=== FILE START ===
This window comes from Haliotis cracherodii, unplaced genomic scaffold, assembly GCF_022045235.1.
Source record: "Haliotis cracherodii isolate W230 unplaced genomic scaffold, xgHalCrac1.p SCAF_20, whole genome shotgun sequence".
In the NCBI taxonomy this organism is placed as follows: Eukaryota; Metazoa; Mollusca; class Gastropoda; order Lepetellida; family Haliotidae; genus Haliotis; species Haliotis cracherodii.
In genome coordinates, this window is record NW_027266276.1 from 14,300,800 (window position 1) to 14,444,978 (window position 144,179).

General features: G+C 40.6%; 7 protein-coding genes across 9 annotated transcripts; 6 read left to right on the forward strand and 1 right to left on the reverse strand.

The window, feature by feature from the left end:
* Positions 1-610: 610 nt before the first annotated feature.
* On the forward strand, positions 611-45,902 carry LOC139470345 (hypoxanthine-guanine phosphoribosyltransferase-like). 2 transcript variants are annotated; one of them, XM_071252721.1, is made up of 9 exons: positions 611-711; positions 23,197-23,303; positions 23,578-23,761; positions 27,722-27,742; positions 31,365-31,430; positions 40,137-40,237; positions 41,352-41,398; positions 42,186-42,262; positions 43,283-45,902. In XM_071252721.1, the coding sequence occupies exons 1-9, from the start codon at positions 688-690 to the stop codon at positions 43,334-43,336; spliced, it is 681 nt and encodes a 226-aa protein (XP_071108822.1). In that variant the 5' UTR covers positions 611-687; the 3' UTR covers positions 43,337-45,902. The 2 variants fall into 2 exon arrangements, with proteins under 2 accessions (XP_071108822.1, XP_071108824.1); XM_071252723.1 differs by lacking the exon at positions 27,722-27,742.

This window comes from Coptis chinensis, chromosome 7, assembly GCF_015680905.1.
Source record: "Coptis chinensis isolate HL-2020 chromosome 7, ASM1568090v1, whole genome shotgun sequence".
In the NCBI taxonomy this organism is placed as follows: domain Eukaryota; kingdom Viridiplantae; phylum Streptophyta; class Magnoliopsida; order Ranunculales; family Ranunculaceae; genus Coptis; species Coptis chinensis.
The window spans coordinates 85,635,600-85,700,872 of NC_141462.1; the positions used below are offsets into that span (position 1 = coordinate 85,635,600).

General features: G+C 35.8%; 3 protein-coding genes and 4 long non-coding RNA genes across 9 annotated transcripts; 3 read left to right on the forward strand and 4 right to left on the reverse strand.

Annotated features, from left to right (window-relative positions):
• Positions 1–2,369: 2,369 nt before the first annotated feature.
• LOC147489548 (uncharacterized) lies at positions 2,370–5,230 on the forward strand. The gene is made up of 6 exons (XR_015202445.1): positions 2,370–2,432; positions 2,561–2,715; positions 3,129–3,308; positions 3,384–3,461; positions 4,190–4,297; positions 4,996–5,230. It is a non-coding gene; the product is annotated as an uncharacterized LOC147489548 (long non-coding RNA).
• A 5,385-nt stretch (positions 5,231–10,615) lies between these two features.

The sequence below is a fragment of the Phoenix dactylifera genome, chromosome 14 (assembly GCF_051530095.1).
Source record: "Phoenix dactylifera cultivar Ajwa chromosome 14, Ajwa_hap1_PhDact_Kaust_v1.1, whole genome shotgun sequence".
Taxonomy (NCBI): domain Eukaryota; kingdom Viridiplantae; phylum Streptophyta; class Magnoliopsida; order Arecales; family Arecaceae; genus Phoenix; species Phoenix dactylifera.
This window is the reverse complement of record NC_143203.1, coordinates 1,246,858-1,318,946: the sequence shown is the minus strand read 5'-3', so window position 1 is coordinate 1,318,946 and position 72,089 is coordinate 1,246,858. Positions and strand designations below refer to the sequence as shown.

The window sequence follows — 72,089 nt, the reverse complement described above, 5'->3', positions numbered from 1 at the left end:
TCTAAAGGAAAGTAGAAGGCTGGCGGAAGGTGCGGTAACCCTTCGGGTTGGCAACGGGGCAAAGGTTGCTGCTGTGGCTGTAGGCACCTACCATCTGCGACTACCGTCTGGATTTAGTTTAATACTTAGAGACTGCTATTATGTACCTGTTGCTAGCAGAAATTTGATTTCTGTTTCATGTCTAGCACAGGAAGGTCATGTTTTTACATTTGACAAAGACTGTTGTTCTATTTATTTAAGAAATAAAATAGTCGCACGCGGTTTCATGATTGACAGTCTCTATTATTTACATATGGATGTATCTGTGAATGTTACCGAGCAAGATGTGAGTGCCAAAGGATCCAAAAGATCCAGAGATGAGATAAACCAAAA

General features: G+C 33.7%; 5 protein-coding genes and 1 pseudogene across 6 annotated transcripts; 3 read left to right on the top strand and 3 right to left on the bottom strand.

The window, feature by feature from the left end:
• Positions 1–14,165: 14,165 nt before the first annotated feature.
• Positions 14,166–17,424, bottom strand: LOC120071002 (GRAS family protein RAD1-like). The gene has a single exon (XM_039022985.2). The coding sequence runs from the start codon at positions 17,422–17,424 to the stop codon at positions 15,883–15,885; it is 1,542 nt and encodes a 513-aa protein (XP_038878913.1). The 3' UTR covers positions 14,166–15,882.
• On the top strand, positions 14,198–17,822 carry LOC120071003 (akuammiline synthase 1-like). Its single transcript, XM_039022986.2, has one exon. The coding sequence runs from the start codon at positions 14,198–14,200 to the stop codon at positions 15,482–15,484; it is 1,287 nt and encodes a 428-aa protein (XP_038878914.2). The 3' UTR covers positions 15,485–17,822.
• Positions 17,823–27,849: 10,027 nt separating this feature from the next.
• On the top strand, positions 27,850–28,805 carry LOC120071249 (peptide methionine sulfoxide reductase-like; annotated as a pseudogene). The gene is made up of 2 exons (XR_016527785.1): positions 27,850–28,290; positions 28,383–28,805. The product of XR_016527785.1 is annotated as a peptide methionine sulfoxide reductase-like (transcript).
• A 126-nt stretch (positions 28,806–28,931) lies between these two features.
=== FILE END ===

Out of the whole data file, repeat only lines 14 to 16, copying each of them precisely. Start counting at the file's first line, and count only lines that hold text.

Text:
Annotated features, from left to right (window-relative positions):
• Positions 1–2,369: 2,369 nt before the first annotated feature.
• LOC147489548 (uncharacterized) lies at positions 2,370–5,230 on the forward strand. The gene is made up of 6 exons (XR_015202445.1): positions 2,370–2,432; positions 2,561–2,715; positions 3,129–3,308; positions 3,384–3,461; positions 4,190–4,297; positions 4,996–5,230. It is a non-coding gene; the product is annotated as an uncharacterized LOC147489548 (long non-coding RNA).